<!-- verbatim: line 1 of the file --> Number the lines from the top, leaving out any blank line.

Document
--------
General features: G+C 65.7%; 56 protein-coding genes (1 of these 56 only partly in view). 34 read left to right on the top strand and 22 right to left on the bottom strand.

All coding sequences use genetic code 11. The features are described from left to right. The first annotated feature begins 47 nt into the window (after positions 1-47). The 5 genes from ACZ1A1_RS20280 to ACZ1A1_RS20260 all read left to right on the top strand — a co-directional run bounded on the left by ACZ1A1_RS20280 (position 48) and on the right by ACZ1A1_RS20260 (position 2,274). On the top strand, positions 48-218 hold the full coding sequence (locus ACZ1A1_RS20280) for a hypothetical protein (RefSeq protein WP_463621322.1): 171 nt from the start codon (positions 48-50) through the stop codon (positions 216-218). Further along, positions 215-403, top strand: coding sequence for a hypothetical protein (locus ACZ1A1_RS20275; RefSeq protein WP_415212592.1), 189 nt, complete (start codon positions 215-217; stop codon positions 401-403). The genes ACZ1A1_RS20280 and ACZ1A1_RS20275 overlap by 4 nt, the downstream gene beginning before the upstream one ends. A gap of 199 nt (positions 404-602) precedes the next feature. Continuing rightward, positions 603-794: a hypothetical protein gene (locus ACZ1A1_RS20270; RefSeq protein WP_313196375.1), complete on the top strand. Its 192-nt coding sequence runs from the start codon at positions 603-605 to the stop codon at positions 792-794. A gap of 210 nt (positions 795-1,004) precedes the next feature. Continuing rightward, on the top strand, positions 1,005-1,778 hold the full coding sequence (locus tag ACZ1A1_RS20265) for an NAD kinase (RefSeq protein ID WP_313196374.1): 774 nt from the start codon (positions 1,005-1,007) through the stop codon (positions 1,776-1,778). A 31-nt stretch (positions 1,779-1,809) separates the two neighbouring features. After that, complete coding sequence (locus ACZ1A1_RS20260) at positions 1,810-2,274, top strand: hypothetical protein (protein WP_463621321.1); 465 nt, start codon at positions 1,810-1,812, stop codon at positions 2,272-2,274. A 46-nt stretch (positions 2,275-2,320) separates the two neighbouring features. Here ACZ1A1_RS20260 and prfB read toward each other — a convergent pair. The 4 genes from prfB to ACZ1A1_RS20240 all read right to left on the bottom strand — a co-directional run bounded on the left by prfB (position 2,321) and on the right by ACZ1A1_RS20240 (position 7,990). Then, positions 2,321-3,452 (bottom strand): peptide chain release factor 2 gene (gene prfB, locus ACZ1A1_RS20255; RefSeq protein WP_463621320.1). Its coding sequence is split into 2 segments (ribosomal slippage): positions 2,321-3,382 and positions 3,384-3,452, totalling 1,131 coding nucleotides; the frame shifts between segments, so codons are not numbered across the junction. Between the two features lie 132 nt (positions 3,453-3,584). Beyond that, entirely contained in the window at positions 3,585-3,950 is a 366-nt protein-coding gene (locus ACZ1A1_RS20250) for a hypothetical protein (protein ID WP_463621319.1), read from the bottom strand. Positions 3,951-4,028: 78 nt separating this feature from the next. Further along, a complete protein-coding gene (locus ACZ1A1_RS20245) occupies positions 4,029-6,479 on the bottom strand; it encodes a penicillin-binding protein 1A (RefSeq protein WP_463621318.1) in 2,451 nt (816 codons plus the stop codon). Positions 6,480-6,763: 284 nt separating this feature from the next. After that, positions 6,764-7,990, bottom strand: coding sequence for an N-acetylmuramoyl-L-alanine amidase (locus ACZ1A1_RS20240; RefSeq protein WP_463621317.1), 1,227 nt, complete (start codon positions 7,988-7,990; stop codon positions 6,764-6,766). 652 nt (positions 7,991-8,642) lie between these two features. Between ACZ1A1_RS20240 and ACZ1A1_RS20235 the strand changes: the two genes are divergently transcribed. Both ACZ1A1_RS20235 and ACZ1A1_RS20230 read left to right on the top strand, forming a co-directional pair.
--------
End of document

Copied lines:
General features: G+C 65.7%; 56 protein-coding genes (1 of these 56 only partly in view). 34 read left to right on the top strand and 22 right to left on the bottom strand.